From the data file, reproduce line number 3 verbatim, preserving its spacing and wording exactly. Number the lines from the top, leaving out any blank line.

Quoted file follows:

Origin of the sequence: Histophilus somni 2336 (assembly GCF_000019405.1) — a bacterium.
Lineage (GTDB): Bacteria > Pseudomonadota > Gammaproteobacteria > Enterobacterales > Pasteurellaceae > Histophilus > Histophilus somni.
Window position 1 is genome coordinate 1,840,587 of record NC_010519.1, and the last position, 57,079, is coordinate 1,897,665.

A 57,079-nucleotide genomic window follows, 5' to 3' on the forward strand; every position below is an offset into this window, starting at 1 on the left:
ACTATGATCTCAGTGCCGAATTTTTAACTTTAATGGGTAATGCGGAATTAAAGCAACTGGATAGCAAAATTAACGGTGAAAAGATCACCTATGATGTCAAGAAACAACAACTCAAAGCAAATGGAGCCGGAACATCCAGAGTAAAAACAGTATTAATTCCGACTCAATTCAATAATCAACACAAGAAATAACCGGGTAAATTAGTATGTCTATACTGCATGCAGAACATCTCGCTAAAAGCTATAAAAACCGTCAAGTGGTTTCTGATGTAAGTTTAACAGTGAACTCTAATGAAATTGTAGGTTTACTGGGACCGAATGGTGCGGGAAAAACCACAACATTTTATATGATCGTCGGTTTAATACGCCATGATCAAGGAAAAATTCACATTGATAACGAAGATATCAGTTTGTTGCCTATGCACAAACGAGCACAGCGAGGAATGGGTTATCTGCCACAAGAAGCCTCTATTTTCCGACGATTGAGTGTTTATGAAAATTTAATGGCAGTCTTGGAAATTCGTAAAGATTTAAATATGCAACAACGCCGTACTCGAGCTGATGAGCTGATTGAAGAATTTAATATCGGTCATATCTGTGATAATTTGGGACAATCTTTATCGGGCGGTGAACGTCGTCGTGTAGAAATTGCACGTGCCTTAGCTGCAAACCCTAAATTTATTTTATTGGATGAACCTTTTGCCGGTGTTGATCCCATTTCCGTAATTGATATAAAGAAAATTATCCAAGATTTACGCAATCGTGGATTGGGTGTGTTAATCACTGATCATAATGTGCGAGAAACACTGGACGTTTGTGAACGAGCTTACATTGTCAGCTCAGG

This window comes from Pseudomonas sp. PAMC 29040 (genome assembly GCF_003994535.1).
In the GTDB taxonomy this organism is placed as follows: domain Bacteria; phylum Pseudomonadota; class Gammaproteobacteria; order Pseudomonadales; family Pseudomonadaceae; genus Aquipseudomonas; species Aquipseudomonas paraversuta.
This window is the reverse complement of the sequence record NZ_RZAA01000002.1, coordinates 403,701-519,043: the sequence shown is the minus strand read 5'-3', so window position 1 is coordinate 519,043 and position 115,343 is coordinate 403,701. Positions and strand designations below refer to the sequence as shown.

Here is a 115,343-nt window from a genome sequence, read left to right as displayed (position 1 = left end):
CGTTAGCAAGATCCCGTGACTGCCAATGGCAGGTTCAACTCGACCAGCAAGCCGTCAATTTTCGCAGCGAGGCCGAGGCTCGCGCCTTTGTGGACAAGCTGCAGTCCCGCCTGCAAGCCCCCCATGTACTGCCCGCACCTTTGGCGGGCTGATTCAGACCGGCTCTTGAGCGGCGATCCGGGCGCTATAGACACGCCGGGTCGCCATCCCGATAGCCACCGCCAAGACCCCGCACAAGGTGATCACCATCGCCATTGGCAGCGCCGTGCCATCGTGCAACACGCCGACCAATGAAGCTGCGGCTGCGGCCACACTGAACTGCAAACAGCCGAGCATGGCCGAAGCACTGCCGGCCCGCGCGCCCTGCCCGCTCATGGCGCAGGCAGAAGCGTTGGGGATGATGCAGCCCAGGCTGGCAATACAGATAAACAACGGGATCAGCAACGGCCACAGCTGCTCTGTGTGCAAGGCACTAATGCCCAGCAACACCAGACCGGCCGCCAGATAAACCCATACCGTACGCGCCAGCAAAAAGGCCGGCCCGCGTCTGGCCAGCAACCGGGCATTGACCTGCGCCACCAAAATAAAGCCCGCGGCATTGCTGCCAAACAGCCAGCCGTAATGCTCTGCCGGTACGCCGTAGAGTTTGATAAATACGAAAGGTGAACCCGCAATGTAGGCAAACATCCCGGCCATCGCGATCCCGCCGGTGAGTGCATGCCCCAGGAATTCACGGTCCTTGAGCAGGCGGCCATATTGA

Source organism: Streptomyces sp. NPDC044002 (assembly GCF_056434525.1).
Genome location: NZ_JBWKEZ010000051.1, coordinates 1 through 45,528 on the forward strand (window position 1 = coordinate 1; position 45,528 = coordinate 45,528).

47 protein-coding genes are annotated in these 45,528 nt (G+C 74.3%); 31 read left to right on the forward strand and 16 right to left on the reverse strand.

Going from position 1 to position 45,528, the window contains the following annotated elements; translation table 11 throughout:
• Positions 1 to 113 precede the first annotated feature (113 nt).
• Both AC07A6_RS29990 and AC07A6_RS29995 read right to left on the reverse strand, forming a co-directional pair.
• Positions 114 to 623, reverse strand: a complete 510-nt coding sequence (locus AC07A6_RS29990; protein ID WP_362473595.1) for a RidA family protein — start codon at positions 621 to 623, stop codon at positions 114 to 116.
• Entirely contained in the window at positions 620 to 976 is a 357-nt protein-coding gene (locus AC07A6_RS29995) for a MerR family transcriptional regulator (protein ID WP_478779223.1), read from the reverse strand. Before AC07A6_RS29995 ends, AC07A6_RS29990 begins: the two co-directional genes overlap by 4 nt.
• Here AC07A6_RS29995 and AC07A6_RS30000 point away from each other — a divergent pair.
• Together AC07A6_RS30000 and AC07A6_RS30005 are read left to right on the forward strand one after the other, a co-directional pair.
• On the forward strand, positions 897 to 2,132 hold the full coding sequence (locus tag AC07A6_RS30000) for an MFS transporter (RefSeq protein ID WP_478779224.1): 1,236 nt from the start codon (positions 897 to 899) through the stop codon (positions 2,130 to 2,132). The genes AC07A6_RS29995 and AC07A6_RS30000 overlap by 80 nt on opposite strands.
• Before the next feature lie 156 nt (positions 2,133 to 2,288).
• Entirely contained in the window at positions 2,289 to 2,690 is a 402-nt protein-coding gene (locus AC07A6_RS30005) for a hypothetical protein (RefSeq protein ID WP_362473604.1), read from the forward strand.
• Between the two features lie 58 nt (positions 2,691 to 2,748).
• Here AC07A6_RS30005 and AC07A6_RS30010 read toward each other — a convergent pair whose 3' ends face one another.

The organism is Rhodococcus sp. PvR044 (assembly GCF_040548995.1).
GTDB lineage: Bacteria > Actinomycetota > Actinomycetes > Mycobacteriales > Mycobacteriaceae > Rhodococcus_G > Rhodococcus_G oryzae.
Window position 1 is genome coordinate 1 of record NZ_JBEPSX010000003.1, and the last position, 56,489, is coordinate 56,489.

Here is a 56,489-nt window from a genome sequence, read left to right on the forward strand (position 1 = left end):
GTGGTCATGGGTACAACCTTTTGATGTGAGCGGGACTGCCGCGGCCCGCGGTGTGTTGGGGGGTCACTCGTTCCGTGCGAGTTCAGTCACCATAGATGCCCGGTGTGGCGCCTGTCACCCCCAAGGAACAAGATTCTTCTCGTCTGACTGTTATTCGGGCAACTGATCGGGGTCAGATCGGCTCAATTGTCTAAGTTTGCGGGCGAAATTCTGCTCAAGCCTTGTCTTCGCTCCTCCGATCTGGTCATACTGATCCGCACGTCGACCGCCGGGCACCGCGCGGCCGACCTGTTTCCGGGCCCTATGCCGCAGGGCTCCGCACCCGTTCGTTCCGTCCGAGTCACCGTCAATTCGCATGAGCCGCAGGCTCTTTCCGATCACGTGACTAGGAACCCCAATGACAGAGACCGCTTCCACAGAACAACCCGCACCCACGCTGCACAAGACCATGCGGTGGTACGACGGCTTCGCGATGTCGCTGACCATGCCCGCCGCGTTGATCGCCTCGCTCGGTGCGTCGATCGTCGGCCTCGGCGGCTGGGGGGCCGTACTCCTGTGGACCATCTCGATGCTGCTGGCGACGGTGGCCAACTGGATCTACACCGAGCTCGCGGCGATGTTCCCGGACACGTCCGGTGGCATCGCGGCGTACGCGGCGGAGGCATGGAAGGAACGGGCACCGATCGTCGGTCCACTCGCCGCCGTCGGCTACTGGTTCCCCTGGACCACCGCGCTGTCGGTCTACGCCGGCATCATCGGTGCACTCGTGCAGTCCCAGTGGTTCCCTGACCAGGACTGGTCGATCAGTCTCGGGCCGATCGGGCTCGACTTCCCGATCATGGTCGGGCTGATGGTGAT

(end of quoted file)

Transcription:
Window position 1 is genome coordinate 1,840,587 of record NC_010519.1, and the last position, 57,079, is coordinate 1,897,665.